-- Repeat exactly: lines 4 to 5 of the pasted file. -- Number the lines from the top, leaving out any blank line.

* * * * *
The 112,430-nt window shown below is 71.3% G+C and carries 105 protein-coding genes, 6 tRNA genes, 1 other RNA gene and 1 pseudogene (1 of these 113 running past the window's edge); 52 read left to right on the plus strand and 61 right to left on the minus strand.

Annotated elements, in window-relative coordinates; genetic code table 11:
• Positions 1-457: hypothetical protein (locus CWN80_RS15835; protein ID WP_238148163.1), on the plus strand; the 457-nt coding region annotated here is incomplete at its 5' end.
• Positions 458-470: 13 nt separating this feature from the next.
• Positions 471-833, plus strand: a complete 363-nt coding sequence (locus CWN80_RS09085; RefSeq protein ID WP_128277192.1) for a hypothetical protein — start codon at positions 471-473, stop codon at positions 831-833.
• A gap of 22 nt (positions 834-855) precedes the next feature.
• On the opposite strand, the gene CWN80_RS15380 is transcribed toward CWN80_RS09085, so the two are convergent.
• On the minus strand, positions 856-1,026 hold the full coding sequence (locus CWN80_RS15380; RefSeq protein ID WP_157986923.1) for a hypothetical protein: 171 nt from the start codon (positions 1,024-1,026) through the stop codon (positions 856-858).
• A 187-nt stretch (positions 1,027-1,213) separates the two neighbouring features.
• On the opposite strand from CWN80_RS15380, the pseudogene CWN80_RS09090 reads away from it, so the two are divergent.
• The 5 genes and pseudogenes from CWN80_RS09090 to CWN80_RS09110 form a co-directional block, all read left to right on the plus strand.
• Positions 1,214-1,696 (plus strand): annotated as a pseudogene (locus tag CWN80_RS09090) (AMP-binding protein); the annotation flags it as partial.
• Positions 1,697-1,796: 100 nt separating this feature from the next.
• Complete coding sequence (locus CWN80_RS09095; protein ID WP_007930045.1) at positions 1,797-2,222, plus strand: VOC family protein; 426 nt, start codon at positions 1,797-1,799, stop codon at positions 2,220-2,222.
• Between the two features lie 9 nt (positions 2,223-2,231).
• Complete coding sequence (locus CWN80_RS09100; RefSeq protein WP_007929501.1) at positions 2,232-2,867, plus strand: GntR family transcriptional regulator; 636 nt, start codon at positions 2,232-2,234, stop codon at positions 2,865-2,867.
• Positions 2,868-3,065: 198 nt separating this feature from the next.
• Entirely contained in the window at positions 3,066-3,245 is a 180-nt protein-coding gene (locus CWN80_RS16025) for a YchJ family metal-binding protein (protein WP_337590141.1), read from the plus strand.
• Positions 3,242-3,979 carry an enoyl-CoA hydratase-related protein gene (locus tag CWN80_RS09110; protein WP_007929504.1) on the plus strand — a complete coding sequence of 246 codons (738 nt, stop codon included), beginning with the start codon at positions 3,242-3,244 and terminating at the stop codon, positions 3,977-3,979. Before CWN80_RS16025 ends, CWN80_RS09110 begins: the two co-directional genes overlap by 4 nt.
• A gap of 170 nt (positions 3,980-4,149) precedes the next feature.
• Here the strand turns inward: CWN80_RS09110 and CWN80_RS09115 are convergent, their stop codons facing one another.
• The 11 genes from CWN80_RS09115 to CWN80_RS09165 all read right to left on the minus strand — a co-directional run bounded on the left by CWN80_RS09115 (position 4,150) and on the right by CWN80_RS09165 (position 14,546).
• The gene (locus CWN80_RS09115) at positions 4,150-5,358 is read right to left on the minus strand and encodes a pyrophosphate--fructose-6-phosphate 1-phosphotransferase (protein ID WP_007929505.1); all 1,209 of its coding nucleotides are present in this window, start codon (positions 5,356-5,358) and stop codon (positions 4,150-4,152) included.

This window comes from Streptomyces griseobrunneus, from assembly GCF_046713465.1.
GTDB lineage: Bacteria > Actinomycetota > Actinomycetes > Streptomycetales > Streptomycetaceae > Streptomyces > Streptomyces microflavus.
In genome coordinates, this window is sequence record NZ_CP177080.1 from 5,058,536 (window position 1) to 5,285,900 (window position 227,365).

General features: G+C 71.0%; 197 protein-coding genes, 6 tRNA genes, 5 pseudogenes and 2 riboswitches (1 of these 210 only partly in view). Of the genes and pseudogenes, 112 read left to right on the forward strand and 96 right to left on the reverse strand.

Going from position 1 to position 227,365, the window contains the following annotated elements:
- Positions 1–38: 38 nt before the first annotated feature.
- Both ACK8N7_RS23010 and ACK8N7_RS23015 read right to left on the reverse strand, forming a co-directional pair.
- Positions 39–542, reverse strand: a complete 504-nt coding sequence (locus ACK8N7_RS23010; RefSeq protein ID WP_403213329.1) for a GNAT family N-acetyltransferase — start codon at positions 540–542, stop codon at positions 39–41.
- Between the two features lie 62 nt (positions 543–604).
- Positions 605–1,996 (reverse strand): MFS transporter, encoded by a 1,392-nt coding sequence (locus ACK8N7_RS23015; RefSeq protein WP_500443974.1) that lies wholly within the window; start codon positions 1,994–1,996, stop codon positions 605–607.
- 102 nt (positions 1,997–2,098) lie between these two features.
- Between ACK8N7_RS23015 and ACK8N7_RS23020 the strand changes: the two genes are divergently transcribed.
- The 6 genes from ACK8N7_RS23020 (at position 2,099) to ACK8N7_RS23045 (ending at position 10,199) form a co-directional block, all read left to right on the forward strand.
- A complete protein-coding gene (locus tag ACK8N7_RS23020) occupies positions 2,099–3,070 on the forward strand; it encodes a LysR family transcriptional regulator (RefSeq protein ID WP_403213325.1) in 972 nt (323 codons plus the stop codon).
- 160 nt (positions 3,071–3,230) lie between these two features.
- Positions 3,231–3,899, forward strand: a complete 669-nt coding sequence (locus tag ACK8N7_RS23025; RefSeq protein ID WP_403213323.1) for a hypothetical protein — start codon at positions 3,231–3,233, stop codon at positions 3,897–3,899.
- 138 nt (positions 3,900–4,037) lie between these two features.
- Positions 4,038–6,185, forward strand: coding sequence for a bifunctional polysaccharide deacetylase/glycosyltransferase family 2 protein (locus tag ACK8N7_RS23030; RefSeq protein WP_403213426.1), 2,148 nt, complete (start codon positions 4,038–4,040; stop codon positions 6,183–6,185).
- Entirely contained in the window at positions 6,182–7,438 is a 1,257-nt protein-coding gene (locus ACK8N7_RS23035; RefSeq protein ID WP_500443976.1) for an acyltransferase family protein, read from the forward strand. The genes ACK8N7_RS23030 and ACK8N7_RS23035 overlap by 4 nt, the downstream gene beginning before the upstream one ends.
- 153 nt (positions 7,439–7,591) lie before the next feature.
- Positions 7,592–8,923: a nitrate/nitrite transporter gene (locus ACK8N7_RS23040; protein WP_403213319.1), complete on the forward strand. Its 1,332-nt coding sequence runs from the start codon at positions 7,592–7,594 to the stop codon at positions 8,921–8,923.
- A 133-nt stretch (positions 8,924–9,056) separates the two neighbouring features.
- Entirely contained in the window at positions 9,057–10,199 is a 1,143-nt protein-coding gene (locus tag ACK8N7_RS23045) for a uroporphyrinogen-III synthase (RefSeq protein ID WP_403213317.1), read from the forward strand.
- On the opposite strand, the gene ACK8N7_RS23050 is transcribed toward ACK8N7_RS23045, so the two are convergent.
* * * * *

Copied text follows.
• Positions 458-470: 13 nt separating this feature from the next.
• Positions 471-833, plus strand: a complete 363-nt coding sequence (locus CWN80_RS09085; RefSeq protein ID WP_128277192.1) for a hypothetical protein — start codon at positions 471-473, stop codon at positions 831-833.